I Have Been Angry
The day after International Women’s Day, after reading a slew of bold posts that genuinely made me smile, I read one from an ex-boyfriend on Instagram, and it made me angry. It made me angry because although I knew it was probably borne in sincerity, it felt like the words were slathered in shit. I am angry that this man spent three Instagram comments worth of text listing the multitude of ways women struggle, and the multitude of ways in which he struggles to appreciate that struggle.
One paragraph struck me:
“All my life I have witnessed mansplaining, misogynist slurs when womyn are successful, womyn having [to] compromise themselves to achieve a position, grown-up boys rating womyn on appearance, shops and advertisements and entertainment and pornography exploiting womyn’s bodies and setting impossible beauty standards…”
All of this was written in an effort to push the readers, and himself, into working harder and trying better for the women in their lives. Admirable, yes, and important to boot, so why do I feel so left out?
It’s because an image of my body, which is to be included in a professional art series of his, is sitting on the same Instagram profile as this epic Women’s Day post, illustrated and uploaded without my consent, only a few photos down. The original image was taken in a moment of empowerment and frank sexual expression. It was shared with him within the context of our relationship and the trust said relationship endows. Without all the flowery language, it was just a fucking harmless nude. It was never intended for anyone else. I didn’t give my consent.
I have spoken up about this image, and yet, it is still there. It is there in spite of me, in spite of my rage and in spite of an explicit call to take it down because it had upset me. And that is why I am angry.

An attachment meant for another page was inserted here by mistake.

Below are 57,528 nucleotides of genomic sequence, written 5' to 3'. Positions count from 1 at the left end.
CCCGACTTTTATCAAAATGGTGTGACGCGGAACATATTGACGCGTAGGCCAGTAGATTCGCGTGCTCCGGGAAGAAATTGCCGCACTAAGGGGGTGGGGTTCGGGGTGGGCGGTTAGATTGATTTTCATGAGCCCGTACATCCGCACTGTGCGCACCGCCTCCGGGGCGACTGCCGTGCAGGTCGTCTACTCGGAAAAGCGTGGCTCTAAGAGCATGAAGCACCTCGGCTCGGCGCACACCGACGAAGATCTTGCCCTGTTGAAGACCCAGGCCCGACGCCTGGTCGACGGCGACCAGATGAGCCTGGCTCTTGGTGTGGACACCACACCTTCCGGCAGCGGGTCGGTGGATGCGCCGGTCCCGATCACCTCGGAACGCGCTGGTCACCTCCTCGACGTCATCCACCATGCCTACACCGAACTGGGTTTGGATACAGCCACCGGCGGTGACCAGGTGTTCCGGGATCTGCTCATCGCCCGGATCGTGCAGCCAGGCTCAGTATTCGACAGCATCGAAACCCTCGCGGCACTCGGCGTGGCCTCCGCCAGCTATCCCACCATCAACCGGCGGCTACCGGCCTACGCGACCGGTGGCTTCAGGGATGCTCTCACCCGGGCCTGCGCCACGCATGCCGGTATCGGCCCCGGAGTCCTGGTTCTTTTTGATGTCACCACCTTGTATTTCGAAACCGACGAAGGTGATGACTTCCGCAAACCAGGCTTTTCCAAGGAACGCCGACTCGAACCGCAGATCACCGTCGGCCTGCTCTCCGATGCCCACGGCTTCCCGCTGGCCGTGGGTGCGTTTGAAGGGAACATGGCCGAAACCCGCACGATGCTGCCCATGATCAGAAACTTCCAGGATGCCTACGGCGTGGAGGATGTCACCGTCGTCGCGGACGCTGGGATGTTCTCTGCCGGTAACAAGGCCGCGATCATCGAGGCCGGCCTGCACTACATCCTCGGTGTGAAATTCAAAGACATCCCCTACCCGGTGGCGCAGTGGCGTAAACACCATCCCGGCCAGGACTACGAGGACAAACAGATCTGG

I have been angry.
Despite personal goals to write more, I haven’t produced a lick of writing in almost a month, because I have been angry. Before I had seen that image of my own ass, in my own bedroom, I had been happily deep in a little writing slum, mostly jotting down poetry about my current boyfriend and short snippets of fiction. But since this shit got dragged centre-stage in my mind, I have not written a single thing.
I have been angry.
In the past month, I had a drunken argument: me against three men. I argued that when all else is equal in a relationship (in this example, a hetero relationship where both parties are cis and white and straight, have come from the same class, and have a similar level of ability and intellect), the man will still have the upper hand. To me, it made perfect sense: the commonplace definition of privilege. They disagreed: “Not always.” So, I started to doubt myself. I didn’t trust my instincts in the argument, right up until my boyfriend realised we had been locked in a misunderstanding the entire time, and that I was right. Basically, I didn’t trust myself until a man I respected agreed with me. He was beyond remorseful and genuinely apologetic for being defensive. I trust him explicitly; in normal circumstances (not heinously drunk) the conversation would have lasted roughly 15 seconds and would never have become an argument between us. But that’s not really the issue, we were drunk, yes, but I still felt alone and unheard.